Tuesday, November 25, 2008

I don't know why some names last and some don't.

Every morning, I get an email from the nice people at Catholic.org called "Saint of the Day." I subscribed to this; I like to read about saints, who were often rather odd people. Today's featured saint, for example, is St. Catherine Laboure, whose visions of the Virgin Mary led to the creation of the Miraculous Medal.

But the email lists more obscure saints as well, and today's patrons include St. Alnoth, a cowherd and hermit who was martyred around 700; St. Jucunda, a virgin and hermit who lived in the mid-5th century; and St. Mesrop, a fifth-century hermit who helped create the Armenian alphabet. (Apparently, it is easier to become a saint if you are a hermit. This does not surprise me.)

Anyway, I grew up in a tradition that says children need to be named after saints. My own names are variants of Helena and Clare (who, among other things, is the patron saint of television, so that's good). And what I want to know is, why isn't anyone naming their children Alnoth or Jucunda any more? Or Mercurius, whose feast day is also today?

The same ten names show up on the most-popular lists every year, although fashions come and go. You almost never meet a Carol or a Barbara younger than 40; today, you won't meet a Tiffany or a Brittany older than 35, and I'm curious to see how those names age. And sometimes names come back. How many Sarahs and Emmas do you know now, compared to 20 years ago?

Men's names tend to be less changeable. The generation of Jasons and Justins is now moving through the years, but you can find Michaels, Johns, Stephens and Roberts at any age. But no Crummine, no Wiltrudis, no Ethelburga or Maelrubius. What happened to these names? They sound funny to us, but only because we no longer know anyone named Polycarp.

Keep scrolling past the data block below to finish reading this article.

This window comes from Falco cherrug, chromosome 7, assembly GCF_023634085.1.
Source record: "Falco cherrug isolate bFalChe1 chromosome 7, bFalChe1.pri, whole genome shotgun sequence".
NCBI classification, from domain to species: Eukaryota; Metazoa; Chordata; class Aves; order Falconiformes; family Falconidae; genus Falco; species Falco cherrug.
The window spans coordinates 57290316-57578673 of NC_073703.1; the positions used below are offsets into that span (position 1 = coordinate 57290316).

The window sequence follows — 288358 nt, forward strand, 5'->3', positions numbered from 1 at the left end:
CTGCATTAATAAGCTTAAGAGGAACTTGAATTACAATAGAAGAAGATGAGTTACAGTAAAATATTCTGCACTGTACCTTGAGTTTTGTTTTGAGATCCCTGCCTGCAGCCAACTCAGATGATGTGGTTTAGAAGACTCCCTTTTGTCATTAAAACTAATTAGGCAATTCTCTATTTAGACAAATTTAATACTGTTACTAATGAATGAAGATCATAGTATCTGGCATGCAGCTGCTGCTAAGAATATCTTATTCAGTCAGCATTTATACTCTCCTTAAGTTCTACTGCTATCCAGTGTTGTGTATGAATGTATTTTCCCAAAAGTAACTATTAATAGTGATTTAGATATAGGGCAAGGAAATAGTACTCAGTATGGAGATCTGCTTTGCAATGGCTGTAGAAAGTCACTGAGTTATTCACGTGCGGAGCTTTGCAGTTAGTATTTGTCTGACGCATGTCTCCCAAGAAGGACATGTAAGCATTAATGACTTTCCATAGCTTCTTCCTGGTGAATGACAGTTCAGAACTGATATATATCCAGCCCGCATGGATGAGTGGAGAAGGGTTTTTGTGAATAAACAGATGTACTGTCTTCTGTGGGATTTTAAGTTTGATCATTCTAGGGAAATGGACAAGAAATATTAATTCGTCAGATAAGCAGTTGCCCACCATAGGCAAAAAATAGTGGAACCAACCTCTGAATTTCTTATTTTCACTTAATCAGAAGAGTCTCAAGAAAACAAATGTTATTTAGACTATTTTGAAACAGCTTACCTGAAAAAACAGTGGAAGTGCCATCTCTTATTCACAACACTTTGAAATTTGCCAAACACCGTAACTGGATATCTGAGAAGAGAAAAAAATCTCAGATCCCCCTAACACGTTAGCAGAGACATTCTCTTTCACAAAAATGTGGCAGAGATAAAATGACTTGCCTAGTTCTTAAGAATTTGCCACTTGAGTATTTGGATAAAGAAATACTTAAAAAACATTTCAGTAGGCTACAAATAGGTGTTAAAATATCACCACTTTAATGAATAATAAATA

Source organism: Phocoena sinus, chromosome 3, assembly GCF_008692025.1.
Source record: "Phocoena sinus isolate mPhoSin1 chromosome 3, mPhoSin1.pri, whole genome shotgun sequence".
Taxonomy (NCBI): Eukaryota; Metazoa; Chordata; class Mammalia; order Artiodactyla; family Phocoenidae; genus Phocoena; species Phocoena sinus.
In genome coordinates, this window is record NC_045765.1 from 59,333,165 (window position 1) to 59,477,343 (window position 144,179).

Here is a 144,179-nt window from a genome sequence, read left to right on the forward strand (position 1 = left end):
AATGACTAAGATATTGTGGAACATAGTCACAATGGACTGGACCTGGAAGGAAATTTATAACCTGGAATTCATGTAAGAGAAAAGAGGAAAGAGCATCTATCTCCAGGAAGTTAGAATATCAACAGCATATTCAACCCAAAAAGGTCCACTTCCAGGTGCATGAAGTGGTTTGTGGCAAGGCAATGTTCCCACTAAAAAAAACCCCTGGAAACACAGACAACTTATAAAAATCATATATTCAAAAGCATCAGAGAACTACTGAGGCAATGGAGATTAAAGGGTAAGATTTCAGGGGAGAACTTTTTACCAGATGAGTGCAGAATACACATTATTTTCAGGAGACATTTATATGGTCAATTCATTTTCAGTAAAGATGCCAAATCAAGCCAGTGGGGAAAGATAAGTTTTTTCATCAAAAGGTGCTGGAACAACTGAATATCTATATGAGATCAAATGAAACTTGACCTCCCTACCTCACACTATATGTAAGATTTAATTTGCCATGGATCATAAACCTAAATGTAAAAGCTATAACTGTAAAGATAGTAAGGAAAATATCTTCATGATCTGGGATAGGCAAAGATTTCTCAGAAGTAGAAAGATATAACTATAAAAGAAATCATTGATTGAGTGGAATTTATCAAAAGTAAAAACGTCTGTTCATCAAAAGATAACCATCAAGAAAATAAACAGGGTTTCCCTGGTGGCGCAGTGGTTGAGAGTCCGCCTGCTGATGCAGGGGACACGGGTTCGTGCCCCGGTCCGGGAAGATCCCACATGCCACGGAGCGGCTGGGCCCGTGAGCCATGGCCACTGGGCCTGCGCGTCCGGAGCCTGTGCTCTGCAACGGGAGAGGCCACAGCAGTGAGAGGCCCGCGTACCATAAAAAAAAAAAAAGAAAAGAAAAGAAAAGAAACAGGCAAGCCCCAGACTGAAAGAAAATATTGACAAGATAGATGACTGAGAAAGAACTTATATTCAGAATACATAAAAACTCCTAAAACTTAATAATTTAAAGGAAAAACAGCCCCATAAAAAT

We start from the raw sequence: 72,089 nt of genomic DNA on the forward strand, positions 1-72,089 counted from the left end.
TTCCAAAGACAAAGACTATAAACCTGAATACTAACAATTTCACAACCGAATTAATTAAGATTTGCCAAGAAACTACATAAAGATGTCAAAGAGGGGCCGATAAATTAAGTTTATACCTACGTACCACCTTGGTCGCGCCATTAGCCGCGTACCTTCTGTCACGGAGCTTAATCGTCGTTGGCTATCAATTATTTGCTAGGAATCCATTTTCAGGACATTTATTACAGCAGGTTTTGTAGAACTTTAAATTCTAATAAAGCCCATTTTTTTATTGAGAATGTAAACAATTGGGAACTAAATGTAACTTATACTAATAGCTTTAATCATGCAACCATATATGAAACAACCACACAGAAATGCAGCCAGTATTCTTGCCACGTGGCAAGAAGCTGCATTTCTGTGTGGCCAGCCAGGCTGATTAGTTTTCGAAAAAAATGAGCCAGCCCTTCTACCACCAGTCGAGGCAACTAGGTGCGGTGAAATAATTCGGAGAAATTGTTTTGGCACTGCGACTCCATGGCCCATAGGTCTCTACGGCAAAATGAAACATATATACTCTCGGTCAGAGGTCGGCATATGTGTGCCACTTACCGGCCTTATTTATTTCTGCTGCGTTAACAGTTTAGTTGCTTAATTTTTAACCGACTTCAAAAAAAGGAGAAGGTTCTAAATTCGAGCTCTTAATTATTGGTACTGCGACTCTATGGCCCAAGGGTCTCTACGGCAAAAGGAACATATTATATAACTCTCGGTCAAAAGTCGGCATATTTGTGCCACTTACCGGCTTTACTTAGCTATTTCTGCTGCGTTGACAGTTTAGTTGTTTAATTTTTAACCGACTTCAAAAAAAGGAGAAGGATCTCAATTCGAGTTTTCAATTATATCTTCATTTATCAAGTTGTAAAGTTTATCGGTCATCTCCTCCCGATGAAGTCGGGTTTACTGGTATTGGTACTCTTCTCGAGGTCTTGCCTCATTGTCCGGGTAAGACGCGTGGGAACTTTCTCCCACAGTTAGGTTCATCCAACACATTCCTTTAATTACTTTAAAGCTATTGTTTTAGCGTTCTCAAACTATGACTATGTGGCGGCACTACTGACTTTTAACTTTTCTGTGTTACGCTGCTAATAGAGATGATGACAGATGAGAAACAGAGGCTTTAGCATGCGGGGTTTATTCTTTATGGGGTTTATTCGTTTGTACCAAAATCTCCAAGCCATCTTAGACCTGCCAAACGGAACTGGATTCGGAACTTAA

Of course, some names get retired forever, for obvious reasons. You notice that no one gets named "Adolf" any more. "Genghis" isn't too popular, although you do occasionally find Eastern Europeans named Attila.

But in the case of names like Plegmund and Vulgis, I'm guessing it has something to do with the fact that most of these saints died without children, and therefore had no one to name after themselves.

Being a hermit probably didn't help, either. If Peter and Paul had been hermits instead of missionaries, those names might have disappeared, too.


Tom Ehrenfeld said...

Okay, forgive me for posting pre-sufficient caffeine, but while you are on the topic of last names lasting, how is it that some folks have no last names? Chad Michael Murray for example. Do any of these folks with no last names last? And what is life like for them? Do they give their names to folks and then have to wait as the other person waits for them to finish with a "last" name?

Anonymous said...

Papa, and my Dad, both have Aloysius as middle names. I've always liked that one but Dad wasn't keen to pass it down.

Which mutual friend of ours had a grandfather named Melchior? Was it Hugh? Another great name. Very wizard-like.


AnswerGirl said...

Ooh, Melchior! I don't remember, but "Hugh" is also a good name that doesn't get used enough any more.

And I always wanted to name a son Aloysius, and call him "Wish." Peggy decided to skip it when she named Matthew, who's named after Papa -- but Henry's middle name is Augustus, after our great-grandfather Molony. Before he was born, there was some discussion of calling him Gus, but it wouldn't have suited him; he's a Henry.